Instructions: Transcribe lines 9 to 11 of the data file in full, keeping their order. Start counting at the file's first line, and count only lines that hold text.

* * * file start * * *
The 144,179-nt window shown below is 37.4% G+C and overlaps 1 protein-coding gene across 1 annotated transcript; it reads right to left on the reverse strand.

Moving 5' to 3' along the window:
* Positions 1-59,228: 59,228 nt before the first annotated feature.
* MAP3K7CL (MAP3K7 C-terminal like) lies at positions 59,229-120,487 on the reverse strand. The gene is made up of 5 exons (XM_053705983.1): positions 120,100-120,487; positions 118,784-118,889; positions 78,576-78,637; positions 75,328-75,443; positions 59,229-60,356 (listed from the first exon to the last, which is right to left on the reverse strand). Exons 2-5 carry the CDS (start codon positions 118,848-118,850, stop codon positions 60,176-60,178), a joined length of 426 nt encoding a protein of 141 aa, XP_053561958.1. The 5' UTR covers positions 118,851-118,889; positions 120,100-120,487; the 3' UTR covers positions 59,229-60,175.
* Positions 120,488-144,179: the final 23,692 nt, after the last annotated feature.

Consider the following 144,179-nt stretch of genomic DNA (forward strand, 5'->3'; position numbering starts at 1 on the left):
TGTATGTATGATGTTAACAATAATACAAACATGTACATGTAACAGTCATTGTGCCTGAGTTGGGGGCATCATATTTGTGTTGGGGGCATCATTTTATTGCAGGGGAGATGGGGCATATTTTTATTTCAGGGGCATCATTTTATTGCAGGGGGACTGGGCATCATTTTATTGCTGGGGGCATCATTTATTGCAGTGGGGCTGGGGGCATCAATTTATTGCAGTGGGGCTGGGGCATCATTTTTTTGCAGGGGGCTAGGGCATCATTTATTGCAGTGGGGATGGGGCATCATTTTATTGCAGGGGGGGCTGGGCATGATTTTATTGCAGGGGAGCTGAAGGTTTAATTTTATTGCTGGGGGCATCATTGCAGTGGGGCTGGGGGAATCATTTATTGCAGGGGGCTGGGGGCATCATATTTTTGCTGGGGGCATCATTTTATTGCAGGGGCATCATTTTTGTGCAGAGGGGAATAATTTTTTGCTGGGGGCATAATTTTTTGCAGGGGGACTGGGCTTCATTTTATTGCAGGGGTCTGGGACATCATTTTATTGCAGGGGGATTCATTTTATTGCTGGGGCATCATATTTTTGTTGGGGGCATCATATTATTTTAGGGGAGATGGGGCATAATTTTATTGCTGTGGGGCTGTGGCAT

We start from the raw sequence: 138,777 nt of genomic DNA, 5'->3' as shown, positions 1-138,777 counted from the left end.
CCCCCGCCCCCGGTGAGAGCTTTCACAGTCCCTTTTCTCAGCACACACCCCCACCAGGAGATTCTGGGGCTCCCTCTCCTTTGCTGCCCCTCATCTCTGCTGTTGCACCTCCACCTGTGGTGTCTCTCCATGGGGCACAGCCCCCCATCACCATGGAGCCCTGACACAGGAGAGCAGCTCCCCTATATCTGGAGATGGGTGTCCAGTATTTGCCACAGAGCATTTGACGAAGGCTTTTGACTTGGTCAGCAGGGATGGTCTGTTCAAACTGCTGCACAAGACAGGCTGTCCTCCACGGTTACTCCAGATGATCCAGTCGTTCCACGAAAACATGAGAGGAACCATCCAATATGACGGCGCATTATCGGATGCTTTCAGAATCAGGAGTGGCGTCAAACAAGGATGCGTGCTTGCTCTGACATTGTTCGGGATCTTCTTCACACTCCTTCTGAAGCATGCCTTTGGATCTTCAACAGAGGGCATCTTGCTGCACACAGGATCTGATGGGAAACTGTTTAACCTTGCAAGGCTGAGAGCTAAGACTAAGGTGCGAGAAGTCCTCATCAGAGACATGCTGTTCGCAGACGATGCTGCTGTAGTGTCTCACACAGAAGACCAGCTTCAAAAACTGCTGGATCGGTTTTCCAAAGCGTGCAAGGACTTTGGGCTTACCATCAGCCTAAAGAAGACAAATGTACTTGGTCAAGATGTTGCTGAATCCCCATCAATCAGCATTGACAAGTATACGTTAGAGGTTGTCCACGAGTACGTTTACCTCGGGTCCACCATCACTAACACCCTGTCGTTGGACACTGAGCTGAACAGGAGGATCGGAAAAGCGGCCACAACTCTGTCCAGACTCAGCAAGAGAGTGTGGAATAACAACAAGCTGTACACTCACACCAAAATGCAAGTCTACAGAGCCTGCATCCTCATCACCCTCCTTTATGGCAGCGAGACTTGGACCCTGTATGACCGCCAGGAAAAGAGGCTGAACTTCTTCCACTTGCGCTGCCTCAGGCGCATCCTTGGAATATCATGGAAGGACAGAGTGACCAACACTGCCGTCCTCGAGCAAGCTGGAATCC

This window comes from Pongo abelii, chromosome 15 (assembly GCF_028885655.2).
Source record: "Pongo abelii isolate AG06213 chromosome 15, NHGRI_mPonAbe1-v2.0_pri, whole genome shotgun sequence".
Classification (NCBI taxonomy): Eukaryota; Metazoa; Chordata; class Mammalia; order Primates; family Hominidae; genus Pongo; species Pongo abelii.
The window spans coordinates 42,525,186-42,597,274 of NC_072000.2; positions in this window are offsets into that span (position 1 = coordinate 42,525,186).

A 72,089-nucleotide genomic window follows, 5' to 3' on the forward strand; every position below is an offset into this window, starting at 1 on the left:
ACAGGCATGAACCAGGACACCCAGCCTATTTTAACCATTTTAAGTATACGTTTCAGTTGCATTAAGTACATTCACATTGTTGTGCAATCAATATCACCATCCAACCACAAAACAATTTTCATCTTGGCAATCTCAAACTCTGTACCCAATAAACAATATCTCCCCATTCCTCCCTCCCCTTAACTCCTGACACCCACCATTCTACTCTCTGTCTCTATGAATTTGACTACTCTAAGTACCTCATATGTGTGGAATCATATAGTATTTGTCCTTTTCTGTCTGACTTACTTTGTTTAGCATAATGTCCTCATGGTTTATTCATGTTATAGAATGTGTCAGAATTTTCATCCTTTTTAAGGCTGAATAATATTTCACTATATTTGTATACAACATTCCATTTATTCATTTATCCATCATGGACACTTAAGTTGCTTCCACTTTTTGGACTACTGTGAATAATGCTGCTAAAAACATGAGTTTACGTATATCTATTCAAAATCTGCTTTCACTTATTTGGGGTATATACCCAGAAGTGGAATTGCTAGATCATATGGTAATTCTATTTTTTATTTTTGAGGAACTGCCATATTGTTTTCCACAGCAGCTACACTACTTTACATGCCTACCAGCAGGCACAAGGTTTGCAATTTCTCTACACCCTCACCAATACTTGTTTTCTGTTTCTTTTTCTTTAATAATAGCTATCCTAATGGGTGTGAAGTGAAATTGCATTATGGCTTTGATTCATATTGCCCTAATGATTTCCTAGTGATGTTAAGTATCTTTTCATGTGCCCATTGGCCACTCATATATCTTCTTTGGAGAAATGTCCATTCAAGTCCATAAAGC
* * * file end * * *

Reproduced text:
CCCCCGCCCCCGGTGAGAGCTTTCACAGTCCCTTTTCTCAGCACACACCCCCACCAGGAGATTCTGGGGCTCCCTCTCCTTTGCTGCCCCTCATCTCTGCTGTTGCACCTCCACCTGTGGTGTCTCTCCATGGGGCACAGCCCCCCATCACCATGGAGCCCTGACACAGGAGAGCAGCTCCCCTATATCTGGAGATGGGTGTCCAGTATTTGCCACAGAGCATTTGACGAAGGCTTTTGACTTGGTCAGCAGGGATGGTCTGTTCAAACTGCTGCACAAGACAGGCTGTCCTCCACGGTTACTCCAGATGATCCAGTCGTTCCACGAAAACATGAGAGGAACCATCCAATATGACGGCGCATTATCGGATGCTTTCAGAATCAGGAGTGGCGTCAAACAAGGATGCGTGCTTGCTCTGACATTGTTCGGGATCTTCTTCACACTCCTTCTGAAGCATGCCTTTGGATCTTCAACAGAGGGCATCTTGCTGCACACAGGATCTGATGGGAAACTGTTTAACCTTGCAAGGCTGAGAGCTAAGACTAAGGTGCGAGAAGTCCTCATCAGAGACATGCTGTTCGCAGACGATGCTGCTGTAGTGTCTCACACAGAAGACCAGCTTCAAAAACTGCTGGATCGGTTTTCCAAAGCGTGCAAGGACTTTGGGCTTACCATCAGCCTAAAGAAGACAAATGTACTTGGTCAAGATGTTGCTGAATCCCCATCAATCAGCATTGACAAGTATACGTTAGAGGTTGTCCACGAGTACGTTTACCTCGGGTCCACCATCACTAACACCCTGTCGTTGGACACTGAGCTGAACAGGAGGATCGGAAAAGCGGCCACAACTCTGTCCAGACTCAGCAAGAGAGTGTGGAATAACAACAAGCTGTACACTCACACCAAAATGCAAGTCTACAGAGCCTGCATCCTCATCACCCTCCTTTATGGCAGCGAGACTTGGACCCTGTATGACCGCCAGGAAAAGAGGCTGAACTTCTTCCACTTGCGCTGCCTCAGGCGCATCCTTGGAATATCATGGAAGGACAGAGTGACCAACACTGCCGTCCTCGAGCAAGCTGGAATCC

This window comes from Pongo abelii, chromosome 15 (assembly GCF_028885655.2).
Source record: "Pongo abelii isolate AG06213 chromosome 15, NHGRI_mPonAbe1-v2.0_pri, whole genome shotgun sequence".